But in the days before Christmas, 4-year-old Teaghyn
Luper wasn’t thinking about herself — she was thinking about children who might not be so fortunate.
“We were having pancakes and drinking Grinch hot cocoa on Saturday (Dec. 22), when (just out of the blue) she said she wanted to have a hot chocolate stand the next day to raise money for children’s Christmas presents,” said her mother, Libby, Thursday Dec. 27, when the family shared Teaghyn’s story.
“I wanted to give money to boys and girls who don’t have some,” Teaghyn added.
The family — which also includes father, Chris, student ministry pastor at Concord United Methodist Church; Teaghyn’s sister, 2-year-old Anistyn; and Chris’ mother, who was visiting for the holidays — quickly sprang into action and were able to make sure
Teaghyn’s hot cocoa stand was set up Sunday afternoon, Dec. 23, in the front yard of their Alderwood Court home.
“If it was important to her, it was important to us,” her father said.
They bought disposable cups “even though Teaghyn wanted to use our mugs,” Libby said, and Teaghyn made the cocoa herself. Her grandmother made sweet treats to give out with the hot chocolate, and Chris helped with the sale poster, drawing out the lettering and putting up a tent in the front yard covered with Christmas lights.
Teaghyn drew pictures of her family on the poster, and her sister, who insisted on including marshmallows with the cocoa, also helped color it.
They put the word out on the Alderwood Court neighborhood Facebook page and waited for responses.
“We had a couple early on and were afraid maybe we wouldn’t have many,” Libby said. “But then people started coming and I was afraid we wouldn’t have enough.”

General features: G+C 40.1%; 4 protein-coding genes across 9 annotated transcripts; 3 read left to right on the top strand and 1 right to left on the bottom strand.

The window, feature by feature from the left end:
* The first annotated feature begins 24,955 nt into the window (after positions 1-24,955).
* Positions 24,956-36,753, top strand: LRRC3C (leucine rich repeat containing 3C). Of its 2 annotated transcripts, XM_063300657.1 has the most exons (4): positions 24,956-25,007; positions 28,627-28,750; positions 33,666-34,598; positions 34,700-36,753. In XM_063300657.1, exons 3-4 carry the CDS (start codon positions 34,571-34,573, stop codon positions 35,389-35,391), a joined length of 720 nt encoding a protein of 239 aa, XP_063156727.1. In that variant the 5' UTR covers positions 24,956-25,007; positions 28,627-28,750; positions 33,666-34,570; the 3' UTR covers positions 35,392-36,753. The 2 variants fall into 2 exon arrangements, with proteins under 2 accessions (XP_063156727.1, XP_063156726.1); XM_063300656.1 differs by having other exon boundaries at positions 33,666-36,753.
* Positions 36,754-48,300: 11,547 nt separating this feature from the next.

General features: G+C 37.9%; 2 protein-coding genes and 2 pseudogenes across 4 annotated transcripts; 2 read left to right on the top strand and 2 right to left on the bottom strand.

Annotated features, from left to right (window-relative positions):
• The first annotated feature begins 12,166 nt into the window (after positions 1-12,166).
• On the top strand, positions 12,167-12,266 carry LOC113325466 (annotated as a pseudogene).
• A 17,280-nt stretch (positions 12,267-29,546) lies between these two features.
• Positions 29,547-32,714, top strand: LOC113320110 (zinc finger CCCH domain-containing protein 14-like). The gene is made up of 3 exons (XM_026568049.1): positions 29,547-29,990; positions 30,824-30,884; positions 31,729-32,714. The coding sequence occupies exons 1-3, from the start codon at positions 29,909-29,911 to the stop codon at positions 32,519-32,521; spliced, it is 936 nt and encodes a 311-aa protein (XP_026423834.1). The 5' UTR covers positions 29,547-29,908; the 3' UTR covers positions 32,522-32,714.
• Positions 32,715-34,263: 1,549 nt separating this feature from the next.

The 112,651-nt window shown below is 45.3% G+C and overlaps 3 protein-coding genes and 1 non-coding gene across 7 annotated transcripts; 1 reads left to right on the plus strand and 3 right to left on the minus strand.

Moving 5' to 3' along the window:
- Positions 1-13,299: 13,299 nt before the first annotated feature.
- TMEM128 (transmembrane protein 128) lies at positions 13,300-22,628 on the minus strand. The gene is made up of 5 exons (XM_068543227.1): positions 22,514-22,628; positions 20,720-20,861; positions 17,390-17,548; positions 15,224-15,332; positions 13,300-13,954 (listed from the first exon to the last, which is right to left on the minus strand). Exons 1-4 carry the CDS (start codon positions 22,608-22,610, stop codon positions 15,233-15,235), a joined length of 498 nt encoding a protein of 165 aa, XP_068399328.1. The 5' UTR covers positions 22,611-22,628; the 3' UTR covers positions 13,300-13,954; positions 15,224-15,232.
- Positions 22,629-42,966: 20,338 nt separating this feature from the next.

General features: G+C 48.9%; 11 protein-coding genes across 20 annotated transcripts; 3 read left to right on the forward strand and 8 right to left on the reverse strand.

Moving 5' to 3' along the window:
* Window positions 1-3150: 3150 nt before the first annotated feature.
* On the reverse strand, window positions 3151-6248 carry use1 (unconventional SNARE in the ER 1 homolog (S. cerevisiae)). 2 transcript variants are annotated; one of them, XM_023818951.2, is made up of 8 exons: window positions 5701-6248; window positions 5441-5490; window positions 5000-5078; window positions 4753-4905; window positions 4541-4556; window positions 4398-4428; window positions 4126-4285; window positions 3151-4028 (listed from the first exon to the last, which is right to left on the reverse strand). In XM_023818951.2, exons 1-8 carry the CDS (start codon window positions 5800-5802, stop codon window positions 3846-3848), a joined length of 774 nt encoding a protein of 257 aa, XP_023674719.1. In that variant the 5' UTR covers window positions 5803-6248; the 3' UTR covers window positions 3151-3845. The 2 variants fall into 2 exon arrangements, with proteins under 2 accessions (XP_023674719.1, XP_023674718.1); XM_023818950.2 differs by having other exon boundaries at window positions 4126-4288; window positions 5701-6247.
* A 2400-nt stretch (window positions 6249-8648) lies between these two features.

They nearly sold out of cocoa within an hour, and finally shut down the stand “because it was 30 degrees and raining,” Libby said.
“We are really grateful to our neighbors for supporting her,” Chris said.
Neighbors weren’t the only ones who helped contribute to the cause: relatives, former students and church members also made donations, he added.
“Teaghyn is going to take them to church and give it to Miss Jane (Currin, CUMC’s director of missions) to give to the Wesley House.”
“We got in on (helping with) Christmas a little late,” said Libby, who added Teaghyn is already looking forward to the summer and holding a fundraising lemonade stand to help those less fortunate.
Chris said the family’s lives have “been geared toward helping others,” which also is evidenced by Libby teaching first grade at Amherst Elementary School. “And we have always encouraged them to be kind.
“It is just part of who we are.”
Teaghyn seems to have taken that very much to heart. One of CUMC’s youth’s volunteer outreach programs has become monthly trips for the 4-year-old to the Volunteer Ministry Center in downtown Knoxville.
“Teaghyn loves going down there with us,” Chris said.
“When Teaghyn was 3, she wanted to know why the folks at the Volunteer Ministry Center were there.
“She asked, ‘Why them?,’ and when we told her (about how the organization helps the homeless), she said she was going to change the world and would build houses for them.”
“We are just so proud of her
to have come up with this on her own,” said Chris. “And it was pretty great to see how everyone came together to make this happen.”